Thursday, April 16, 2015

Changing Memories

It struck me after yesterday's blog entry, how unreliable in many ways our memories of the past can prove.

So in that entry I was recalling events from a time nearly 60 years ago (early 1958) when I was 9 years of age.

One can validly question in such circumstances  the accuracy of the events mentioned especially where little substantiating evidence from the time has been recorded.

However the idea that an objective account can - or even should - be given is somewhat fanciful.

Thus when we recall any event from our past, essentially we are recreating that event in the light of our experience of the present moment. So the emphasis on particular aspects of the event and indeed the precise facts involved can undergo subtle change (influenced very much by development that has since unfolded). Therefore given the sufficient elapse of time, considerable variations in one's account can take place, even when one sincerely attempts to do so as accurately as possible.

In a way this can prove very liberating, for the meaning of events that have already happened and indeed those anticipated to happen in future, undergo continued evolution through the light of present experience. So along with St. Augustine, time truly amounts to memories with respect to the past and future that always necessarily unfold in the present moment.

Thus there is nothing bad in our past for example that cannot be rescued through its successful integration with experience in the present moment. Or as Don McLean says in his wonderful song "Crossroads"

"There is no need for turning back
For all roads lead to where I stand
And I know I've walked them all
No matter what I may have planned"

One could therefore argue that the true purpose of memory is - not so much to recall accurately the exact objective details of past events but rather - to recreate these events in such a manner that they become better integrated with subsequent life experience.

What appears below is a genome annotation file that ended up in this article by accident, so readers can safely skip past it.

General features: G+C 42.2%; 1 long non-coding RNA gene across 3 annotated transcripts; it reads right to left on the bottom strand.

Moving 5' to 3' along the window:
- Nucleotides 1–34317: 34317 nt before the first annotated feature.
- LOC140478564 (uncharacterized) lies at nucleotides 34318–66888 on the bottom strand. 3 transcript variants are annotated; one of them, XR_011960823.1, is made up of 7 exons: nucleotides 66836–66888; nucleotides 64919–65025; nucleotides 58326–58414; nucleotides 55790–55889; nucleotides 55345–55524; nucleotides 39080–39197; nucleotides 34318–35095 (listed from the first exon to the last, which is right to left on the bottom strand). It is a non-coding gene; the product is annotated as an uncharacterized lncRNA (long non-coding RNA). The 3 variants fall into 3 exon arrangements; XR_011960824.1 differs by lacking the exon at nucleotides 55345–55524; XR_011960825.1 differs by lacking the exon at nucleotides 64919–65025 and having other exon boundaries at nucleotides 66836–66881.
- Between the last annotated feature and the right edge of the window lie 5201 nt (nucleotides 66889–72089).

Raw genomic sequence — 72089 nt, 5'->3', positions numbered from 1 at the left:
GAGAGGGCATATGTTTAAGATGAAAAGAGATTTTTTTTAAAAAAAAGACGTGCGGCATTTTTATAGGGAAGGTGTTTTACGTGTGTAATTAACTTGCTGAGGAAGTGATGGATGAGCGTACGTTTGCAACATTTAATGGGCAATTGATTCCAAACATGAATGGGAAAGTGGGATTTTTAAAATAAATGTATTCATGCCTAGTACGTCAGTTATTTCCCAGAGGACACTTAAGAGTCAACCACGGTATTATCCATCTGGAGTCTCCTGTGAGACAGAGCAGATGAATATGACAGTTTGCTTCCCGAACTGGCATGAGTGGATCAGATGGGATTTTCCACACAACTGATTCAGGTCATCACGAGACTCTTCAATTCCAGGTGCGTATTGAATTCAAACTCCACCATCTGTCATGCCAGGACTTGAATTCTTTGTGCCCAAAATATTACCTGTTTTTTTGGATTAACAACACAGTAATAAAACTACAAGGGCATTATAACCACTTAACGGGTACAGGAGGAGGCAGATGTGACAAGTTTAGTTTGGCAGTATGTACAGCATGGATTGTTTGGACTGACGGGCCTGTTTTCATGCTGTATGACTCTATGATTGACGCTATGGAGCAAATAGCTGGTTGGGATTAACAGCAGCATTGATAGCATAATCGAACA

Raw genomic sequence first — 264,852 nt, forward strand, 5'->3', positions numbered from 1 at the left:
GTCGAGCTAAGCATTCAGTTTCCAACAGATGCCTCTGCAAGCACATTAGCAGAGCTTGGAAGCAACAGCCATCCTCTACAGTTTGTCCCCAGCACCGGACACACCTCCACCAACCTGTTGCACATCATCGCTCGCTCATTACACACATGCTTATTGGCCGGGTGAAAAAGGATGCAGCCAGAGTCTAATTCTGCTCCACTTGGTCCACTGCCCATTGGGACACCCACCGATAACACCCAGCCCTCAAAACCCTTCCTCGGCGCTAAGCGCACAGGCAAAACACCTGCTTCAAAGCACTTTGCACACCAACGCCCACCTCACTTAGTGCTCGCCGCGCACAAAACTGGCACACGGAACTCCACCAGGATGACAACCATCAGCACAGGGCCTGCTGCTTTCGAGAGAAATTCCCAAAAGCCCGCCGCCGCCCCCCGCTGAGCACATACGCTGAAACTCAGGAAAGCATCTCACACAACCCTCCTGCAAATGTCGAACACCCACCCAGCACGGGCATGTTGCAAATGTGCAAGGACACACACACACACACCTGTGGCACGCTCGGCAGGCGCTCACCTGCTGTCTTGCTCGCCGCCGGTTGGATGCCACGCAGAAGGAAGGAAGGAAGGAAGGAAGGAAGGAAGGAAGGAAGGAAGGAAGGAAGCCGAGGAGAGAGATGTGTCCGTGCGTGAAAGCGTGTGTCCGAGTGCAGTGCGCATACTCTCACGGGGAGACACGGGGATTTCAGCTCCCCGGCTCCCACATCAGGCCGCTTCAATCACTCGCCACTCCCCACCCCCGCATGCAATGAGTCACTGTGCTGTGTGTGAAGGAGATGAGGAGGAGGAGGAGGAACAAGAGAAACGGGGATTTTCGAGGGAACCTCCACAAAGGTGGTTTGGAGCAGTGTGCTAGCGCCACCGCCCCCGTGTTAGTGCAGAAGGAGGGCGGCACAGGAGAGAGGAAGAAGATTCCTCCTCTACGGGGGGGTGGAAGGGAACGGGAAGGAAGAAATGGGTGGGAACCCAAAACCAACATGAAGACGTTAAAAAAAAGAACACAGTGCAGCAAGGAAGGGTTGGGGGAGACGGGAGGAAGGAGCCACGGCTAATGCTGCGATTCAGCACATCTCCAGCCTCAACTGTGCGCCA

Then when this is successfully achieved, true meaning can then be found in all past - and anticipated future - events, through the present moment (which is continually renewed).

This ties in very well with the notion of how one can continually obtain enhanced experience of earlier stages (from the perspective of more advanced stages that have subsequently unfolded). However this requires that development itself proceeds in an increasingly mature and integrated fashion.

Where this is not the case, unfortunately the reverse can happen where for example one might continually return to an unhappy past event in an increasingly embittered fashion. Unfortunately in such circumstances, no healing power can be brought to such an event. Rather it can threaten to take over the present, trapping one in permanent misery.

 So it should be clear from yesterday's account that this was not the voice of a 9 year old boy speaking. Rather it was - hopefully - that of a more mature adult, who now with the benefit of subsequent experience can invest these earlier events with a meaning that was not at all clear at the time they initially occurred.

Having said that, I have attempted (bearing in mind the qualifications made) to recollect these events as faithfully as possible..

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